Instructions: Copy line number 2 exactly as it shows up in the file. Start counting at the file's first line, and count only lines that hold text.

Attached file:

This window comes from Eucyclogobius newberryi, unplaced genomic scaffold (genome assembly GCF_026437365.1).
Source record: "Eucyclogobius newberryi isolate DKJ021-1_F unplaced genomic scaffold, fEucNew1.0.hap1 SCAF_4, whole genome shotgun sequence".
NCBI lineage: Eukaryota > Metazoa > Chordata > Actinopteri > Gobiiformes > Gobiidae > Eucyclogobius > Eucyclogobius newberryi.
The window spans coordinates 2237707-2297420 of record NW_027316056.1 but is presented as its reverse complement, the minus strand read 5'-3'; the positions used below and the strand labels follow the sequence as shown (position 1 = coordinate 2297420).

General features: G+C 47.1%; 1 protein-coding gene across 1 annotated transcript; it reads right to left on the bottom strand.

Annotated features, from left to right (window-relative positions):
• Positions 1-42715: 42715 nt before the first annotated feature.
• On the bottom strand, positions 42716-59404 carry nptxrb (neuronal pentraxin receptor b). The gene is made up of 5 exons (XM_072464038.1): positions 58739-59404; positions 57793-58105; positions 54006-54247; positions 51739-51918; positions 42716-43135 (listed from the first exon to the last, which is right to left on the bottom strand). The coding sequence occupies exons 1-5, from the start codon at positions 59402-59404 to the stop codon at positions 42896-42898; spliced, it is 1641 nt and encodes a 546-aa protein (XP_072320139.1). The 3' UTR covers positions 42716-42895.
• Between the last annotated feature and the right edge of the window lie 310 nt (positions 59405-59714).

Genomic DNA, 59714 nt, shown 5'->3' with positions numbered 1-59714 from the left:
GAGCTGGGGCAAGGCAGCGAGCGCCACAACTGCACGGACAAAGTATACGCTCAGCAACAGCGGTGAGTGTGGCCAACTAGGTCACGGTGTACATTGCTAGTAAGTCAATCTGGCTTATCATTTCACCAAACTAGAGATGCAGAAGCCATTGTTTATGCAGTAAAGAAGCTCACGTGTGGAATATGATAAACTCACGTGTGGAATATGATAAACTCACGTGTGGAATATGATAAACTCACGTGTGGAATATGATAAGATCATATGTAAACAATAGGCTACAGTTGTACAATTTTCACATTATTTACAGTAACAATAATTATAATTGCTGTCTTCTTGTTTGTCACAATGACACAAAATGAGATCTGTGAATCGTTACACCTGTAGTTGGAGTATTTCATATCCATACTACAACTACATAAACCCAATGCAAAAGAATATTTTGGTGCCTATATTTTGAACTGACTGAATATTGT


Source record: "Eucyclogobius newberryi isolate DKJ021-1_F unplaced genomic scaffold, fEucNew1.0.hap1 SCAF_4, whole genome shotgun sequence".